Love sand and hiking on snow packed sandy paths. Indiana Dunes National Park, designated as the nation’s 61st national park is located in Northwestern Indiana along the southern shores of Lake Michigan. Hiking, cross-country skiing and snowshoeing are popular in the wintertime. You might want to consider snowshoes.
In spring and summer, the park runs for nearly 25 miles alongside of Lake Michigan containing approximately 15,000 acres where you will find sand dunes, wetland, river, prairie and forest ecosystems. The Park is host to a wide variety of wildlife including white-tailed deer, red fox, raccoons, opossums, cottontail rabbits, various rodents, Canada geese, gulls, squirrels, hawks, turkey vultures , mallards, great blue herons, songbirds and garter snakes. There are nine different diverse trails to explore! * Paul H. Douglas Trail * Tolleston Dune Trail * Succession Trail. * Bailly-Chellberg Trail. * Little Calumet River Trail. * Cowles Bog Trail. * Calumet Dune Trail * Glenwood Dune Horse and Hiking Trail The Indiana Dunes has over 369 species of flowering plants of which thirteen are considered threatened or in danger of extinction. In addition, there are four invasive flowering plants on the list. Some of the more common spring flowers you will find include the May apple, 6 varieties of buttercups, and violets.
During the Summer months orchids and lots of goldenrods can be found. For your first visit to the park, it is highly recommended that you visit the Dorothy Buell Memorial Visitor Center located at U.S. Route 20 and Indiana Route 49 near Porter, Indiana. The center offers standard visitor-center amenities including a video, brochures, hands-on exhibits and a gift shop. It is free to the general public. If you like to camp…..check out the Dunewood Campground located on U.S. Route 12 which includes two loops of trailer accessible sites and a RV dump station. All sites have grills, a picnic table and access to restrooms with running water and showers. There are also a limited number of camp sites at the neighboring Douglas Loop. The park provides for 45 miles of hiking, fishing, swimming, horseback riding and cross-country skiing. Cycling is available on the Calumet Trail which is a crushed limestone multi-use trail that runs through the eastern section of the park. With all the things to see and do here……………….the park will draw over 2 million visitors each year. (wiki)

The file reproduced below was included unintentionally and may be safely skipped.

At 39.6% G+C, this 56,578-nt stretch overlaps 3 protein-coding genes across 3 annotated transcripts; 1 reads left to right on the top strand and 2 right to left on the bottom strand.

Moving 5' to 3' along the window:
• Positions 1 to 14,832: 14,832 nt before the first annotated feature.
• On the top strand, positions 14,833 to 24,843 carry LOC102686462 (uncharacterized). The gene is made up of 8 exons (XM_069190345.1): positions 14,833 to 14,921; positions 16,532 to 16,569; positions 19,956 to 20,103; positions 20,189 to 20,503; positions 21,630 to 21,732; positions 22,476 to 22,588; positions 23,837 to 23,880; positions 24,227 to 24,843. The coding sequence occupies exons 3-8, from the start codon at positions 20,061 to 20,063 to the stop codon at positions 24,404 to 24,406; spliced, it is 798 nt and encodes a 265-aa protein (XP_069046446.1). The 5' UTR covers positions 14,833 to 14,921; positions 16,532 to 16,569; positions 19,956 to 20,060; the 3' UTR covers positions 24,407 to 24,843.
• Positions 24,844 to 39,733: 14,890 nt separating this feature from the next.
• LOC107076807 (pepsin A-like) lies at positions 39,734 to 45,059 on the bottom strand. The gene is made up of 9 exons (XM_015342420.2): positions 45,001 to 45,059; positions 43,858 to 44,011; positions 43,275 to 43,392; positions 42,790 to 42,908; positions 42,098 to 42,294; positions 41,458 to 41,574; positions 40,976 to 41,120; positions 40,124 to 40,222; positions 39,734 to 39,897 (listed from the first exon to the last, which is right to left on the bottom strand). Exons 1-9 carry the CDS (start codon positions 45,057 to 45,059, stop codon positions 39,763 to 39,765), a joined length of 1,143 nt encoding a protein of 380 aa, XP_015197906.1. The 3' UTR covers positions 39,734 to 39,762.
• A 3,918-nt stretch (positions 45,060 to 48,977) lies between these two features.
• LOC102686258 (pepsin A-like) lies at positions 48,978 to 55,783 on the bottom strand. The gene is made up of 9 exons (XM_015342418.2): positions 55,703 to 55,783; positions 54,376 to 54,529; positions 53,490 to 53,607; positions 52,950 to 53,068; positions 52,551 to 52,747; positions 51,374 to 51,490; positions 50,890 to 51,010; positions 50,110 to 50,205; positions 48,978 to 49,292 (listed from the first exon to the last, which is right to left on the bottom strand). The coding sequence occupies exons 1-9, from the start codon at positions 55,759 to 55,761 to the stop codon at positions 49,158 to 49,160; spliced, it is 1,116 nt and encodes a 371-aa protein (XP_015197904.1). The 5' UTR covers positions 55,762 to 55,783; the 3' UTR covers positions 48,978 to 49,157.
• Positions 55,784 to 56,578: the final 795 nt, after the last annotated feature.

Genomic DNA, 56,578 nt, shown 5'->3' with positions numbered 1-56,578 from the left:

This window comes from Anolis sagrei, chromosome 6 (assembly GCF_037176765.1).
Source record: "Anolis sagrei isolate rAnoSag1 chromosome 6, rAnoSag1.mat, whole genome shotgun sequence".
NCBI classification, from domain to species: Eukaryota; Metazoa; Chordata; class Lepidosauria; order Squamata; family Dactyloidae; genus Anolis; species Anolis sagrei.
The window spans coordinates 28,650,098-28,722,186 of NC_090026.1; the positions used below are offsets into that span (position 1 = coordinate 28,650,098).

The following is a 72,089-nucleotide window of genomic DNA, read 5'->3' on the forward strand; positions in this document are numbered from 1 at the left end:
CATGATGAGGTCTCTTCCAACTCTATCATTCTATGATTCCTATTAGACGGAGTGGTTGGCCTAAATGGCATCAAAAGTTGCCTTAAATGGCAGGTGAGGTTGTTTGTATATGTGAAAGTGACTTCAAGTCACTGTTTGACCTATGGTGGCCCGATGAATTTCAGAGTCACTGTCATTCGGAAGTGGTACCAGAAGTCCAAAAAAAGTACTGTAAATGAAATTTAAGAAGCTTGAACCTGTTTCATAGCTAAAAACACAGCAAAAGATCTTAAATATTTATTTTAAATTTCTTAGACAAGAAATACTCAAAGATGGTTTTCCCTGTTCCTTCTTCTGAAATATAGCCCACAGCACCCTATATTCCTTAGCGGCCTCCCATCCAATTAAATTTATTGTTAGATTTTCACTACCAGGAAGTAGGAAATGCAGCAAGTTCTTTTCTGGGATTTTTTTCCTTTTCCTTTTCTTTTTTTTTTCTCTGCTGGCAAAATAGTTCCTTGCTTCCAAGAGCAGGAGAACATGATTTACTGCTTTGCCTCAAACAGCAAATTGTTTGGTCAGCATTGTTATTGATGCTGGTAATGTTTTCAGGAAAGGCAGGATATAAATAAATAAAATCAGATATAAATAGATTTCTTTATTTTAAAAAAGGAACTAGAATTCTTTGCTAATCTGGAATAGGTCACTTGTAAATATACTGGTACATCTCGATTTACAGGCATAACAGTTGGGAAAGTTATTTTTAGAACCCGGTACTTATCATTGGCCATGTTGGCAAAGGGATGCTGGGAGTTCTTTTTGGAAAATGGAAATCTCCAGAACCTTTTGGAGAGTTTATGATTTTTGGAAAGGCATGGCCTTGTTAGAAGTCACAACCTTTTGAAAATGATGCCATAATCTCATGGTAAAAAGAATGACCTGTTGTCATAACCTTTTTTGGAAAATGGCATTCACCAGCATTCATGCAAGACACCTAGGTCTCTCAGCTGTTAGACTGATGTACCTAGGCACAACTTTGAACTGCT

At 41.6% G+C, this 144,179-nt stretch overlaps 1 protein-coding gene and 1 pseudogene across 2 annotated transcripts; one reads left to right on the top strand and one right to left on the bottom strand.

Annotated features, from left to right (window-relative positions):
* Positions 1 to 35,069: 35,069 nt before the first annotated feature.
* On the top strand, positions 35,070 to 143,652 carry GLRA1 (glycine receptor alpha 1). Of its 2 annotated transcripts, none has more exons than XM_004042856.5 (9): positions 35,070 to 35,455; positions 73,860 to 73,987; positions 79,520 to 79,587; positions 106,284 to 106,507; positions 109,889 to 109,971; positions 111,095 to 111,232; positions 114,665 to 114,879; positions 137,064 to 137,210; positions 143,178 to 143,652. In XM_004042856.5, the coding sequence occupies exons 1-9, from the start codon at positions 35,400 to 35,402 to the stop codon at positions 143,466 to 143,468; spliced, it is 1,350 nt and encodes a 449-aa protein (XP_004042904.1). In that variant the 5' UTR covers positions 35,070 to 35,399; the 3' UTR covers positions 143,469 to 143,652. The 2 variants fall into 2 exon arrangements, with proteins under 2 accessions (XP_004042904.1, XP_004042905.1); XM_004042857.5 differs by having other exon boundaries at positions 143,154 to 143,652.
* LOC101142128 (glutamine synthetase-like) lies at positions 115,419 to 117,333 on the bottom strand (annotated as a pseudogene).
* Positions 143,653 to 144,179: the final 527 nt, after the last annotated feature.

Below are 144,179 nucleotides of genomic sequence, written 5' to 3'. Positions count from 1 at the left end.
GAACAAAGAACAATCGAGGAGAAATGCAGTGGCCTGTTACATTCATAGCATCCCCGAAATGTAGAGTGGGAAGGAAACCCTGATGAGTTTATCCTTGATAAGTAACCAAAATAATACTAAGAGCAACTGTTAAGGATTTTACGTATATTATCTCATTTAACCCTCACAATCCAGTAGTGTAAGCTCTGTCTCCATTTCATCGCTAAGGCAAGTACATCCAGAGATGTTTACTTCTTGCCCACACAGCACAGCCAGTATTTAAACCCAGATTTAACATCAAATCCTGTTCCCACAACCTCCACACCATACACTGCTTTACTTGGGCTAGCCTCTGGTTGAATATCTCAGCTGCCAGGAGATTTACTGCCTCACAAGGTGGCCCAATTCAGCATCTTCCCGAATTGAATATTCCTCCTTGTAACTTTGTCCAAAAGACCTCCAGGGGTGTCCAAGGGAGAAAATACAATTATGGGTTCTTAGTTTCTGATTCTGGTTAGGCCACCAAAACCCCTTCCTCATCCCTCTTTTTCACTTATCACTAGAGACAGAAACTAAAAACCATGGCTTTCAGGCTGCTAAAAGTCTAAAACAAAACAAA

Located in the Nebraska National Forest, the Dismal Trail to Scott Lookout Tower is a 7.8 mile lightly trafficked loop trail located near Halsey, Nebraska. It features beautiful wild flowers and is rated as moderate. The trail offers a number of activity options like camping, mountain biking, off road driving, running, forest views and varied wildlife. The elevation climb is 721 feet and the hiking route is a loop-type format. Once you reach the Scott Lookout Tower, you will discover the most beautiful views as seen here below.
Don’t let a snowy forecast stop you from setting aside time for a enjoying the great outdoors. Head to the woods for a peaceful hike, snow shoeing or cross country skiing.
Turkey Run State Park, Indiana
For picturesque views!
You’ll marvel at the natural geologic wonders of this beautiful park as you hike along its famous trails. Nestled along State Road 47 southwest of Crawfordsville, the park offers the chance to explore deep, sandstone ravines, walk along stands of aged forests, and enjoy the scenic views along Sugar Creek.
Door County, Wisconsin
Sightseeing along frozen Lake Michigan
Many people call Door County the Cape Cod of the Midwest, and that’s no less true in winter, when snow covers the picturesque northeast Wisconsin peninsula. Shops, galleries and inns stay open for visitors who come for cozy shopping and peaceful walks along frozen Lake Michigan beaches. Sleigh rides, trolley tours and wine tastings round out a romantic weekend.